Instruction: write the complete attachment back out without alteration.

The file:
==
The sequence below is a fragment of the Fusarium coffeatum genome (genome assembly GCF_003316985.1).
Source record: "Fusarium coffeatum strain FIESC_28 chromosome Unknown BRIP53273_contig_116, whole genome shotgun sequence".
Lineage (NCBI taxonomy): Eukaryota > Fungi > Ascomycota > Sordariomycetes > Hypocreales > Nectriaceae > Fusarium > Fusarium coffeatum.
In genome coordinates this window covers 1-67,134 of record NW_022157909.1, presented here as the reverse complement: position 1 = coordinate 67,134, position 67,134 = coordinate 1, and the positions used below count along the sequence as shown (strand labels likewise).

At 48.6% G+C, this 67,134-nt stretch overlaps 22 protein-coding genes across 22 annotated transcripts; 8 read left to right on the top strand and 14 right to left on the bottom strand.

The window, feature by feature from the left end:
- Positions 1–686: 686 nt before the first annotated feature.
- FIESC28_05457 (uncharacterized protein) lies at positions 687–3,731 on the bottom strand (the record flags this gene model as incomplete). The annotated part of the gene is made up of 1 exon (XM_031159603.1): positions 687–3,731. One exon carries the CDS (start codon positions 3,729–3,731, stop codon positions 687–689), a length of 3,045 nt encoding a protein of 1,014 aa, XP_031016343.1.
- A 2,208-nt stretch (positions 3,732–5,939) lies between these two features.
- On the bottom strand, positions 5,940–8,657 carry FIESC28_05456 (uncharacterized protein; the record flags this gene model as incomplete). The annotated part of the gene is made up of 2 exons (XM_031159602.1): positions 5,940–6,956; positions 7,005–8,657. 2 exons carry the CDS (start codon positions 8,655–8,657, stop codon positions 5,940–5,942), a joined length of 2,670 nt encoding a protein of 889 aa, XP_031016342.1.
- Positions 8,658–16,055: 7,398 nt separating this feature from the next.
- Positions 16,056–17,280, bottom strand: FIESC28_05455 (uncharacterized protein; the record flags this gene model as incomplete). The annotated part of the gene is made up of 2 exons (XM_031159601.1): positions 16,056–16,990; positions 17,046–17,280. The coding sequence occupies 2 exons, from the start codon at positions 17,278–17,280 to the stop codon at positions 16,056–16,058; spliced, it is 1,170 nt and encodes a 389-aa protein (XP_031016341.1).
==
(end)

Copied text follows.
The sequence below is a fragment of the Fusarium coffeatum genome (genome assembly GCF_003316985.1).
Source record: "Fusarium coffeatum strain FIESC_28 chromosome Unknown BRIP53273_contig_116, whole genome shotgun sequence".
Lineage (NCBI taxonomy): Eukaryota > Fungi > Ascomycota > Sordariomycetes > Hypocreales > Nectriaceae > Fusarium > Fusarium coffeatum.
In genome coordinates this window covers 1-67,134 of record NW_022157909.1, presented here as the reverse complement: position 1 = coordinate 67,134, position 67,134 = coordinate 1, and the positions used below count along the sequence as shown (strand labels likewise).

At 48.6% G+C, this 67,134-nt stretch overlaps 22 protein-coding genes across 22 annotated transcripts; 8 read left to right on the top strand and 14 right to left on the bottom strand.

The window, feature by feature from the left end:
- Positions 1–686: 686 nt before the first annotated feature.
- FIESC28_05457 (uncharacterized protein) lies at positions 687–3,731 on the bottom strand (the record flags this gene model as incomplete). The annotated part of the gene is made up of 1 exon (XM_031159603.1): positions 687–3,731. One exon carries the CDS (start codon positions 3,729–3,731, stop codon positions 687–689), a length of 3,045 nt encoding a protein of 1,014 aa, XP_031016343.1.
- A 2,208-nt stretch (positions 3,732–5,939) lies between these two features.
- On the bottom strand, positions 5,940–8,657 carry FIESC28_05456 (uncharacterized protein; the record flags this gene model as incomplete). The annotated part of the gene is made up of 2 exons (XM_031159602.1): positions 5,940–6,956; positions 7,005–8,657. 2 exons carry the CDS (start codon positions 8,655–8,657, stop codon positions 5,940–5,942), a joined length of 2,670 nt encoding a protein of 889 aa, XP_031016342.1.
- Positions 8,658–16,055: 7,398 nt separating this feature from the next.
- Positions 16,056–17,280, bottom strand: FIESC28_05455 (uncharacterized protein; the record flags this gene model as incomplete). The annotated part of the gene is made up of 2 exons (XM_031159601.1): positions 16,056–16,990; positions 17,046–17,280. The coding sequence occupies 2 exons, from the start codon at positions 17,278–17,280 to the stop codon at positions 16,056–16,058; spliced, it is 1,170 nt and encodes a 389-aa protein (XP_031016341.1).